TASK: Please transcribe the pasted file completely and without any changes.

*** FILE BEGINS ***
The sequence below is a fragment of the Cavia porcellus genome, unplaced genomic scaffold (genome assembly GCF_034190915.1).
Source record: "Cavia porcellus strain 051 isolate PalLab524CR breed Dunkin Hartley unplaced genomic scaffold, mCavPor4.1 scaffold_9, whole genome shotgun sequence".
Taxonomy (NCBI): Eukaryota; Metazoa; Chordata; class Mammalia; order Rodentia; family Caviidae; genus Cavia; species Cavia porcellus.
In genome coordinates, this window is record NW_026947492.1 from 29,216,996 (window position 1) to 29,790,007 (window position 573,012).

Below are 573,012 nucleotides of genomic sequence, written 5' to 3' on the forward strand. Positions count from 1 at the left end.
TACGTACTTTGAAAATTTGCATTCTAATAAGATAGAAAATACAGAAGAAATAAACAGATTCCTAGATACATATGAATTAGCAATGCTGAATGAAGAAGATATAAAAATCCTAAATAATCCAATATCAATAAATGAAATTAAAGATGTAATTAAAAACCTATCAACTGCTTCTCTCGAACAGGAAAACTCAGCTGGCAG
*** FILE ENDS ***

The sequence below is a fragment of the Cavia porcellus genome, unplaced genomic scaffold (genome assembly GCF_034190915.1).
Source record: "Cavia porcellus strain 051 isolate PalLab524CR breed Dunkin Hartley unplaced genomic scaffold, mCavPor4.1 scaffold_9, whole genome shotgun sequence".
Taxonomy (NCBI): Eukaryota; Metazoa; Chordata; class Mammalia; order Rodentia; family Caviidae; genus Cavia; species Cavia porcellus.
In genome coordinates, this window is record NW_026947492.1 from 29,216,996 (window position 1) to 29,790,007 (window position 573,012).

Below are 573,012 nucleotides of genomic sequence, written 5' to 3' on the forward strand. Positions count from 1 at the left end.
TACGTACTTTGAAAATTTGCATTCTAATAAGATAGAAAATACAGAAGAAATAAACAGATTCCTAGATACATATGAATTAGCAATGCTGAATGAAGAAGATATAAAAATCCTAAATAATCCAATATCAATAAATGAAATTAAAGATGTAATTAAAAACCTATCAACTGCTTCTCTCGAACAGGAAAACTCAGCTGGCAG